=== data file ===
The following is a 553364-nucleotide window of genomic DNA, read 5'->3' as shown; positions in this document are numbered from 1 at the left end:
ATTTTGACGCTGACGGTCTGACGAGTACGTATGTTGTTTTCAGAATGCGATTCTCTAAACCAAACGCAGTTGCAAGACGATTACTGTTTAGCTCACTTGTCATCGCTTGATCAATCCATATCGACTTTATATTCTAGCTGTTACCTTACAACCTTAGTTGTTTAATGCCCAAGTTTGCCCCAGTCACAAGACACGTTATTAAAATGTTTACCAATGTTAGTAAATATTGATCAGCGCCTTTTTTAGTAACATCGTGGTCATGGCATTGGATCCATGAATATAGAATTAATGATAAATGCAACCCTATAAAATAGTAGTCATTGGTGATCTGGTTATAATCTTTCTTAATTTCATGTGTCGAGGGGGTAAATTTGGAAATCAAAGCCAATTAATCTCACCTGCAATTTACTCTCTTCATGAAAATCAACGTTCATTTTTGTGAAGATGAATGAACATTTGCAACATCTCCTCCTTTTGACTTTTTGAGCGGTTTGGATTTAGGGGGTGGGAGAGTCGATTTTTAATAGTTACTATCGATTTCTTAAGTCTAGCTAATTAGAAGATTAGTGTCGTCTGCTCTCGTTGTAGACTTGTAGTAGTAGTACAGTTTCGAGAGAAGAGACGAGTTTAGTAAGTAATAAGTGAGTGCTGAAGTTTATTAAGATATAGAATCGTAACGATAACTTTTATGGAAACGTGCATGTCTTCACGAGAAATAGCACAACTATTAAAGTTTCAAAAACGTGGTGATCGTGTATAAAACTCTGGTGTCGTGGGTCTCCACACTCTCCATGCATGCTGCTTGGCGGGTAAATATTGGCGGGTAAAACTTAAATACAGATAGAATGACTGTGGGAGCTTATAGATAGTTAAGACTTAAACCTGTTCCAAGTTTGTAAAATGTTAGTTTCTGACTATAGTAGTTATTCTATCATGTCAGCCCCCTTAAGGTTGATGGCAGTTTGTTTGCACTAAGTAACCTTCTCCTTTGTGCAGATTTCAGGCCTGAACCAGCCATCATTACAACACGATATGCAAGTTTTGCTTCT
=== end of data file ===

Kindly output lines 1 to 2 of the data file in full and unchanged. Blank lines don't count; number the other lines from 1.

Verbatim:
The following is a 553364-nucleotide window of genomic DNA, read 5'->3' as shown; positions in this document are numbered from 1 at the left end:
ATTTTGACGCTGACGGTCTGACGAGTACGTATGTTGTTTTCAGAATGCGATTCTCTAAACCAAACGCAGTTGCAAGACGATTACTGTTTAGCTCACTTGTCATCGCTTGATCAATCCATATCGACTTTATATTCTAGCTGTTACCTTACAACCTTAGTTGTTTAATGCCCAAGTTTGCCCCAGTCACAAGACACGTTATTAAAATGTTTACCAATGTTAGTAAATATTGATCAGCGCCTTTTTTAGTAACATCGTGGTCATGGCATTGGATCCATGAATATAGAATTAATGATAAATGCAACCCTATAAAATAGTAGTCATTGGTGATCTGGTTATAATCTTTCTTAATTTCATGTGTCGAGGGGGTAAATTTGGAAATCAAAGCCAATTAATCTCACCTGCAATTTACTCTCTTCATGAAAATCAACGTTCATTTTTGTGAAGATGAATGAACATTTGCAACATCTCCTCCTTTTGACTTTTTGAGCGGTTTGGATTTAGGGGGTGGGAGAGTCGATTTTTAATAGTTACTATCGATTTCTTAAGTCTAGCTAATTAGAAGATTAGTGTCGTCTGCTCTCGTTGTAGACTTGTAGTAGTAGTACAGTTTCGAGAGAAGAGACGAGTTTAGTAAGTAATAAGTGAGTGCTGAAGTTTATTAAGATATAGAATCGTAACGATAACTTTTATGGAAACGTGCATGTCTTCACGAGAAATAGCACAACTATTAAAGTTTCAAAAACGTGGTGATCGTGTATAAAACTCTGGTGTCGTGGGTCTCCACACTCTCCATGCATGCTGCTTGGCGGGTAAATATTGGCGGGTAAAACTTAAATACAGATAGAATGACTGTGGGAGCTTATAGATAGTTAAGACTTAAACCTGTTCCAAGTTTGTAAAATGTTAGTTTCTGACTATAGTAGTTATTCTATCATGTCAGCCCCCTTAAGGTTGATGGCAGTTTGTTTGCACTAAGTAACCTTCTCCTTTGTGCAGATTTCAGGCCTGAACCAGCCATCATTACAACACGATATGCAAGTTTTGCTTCT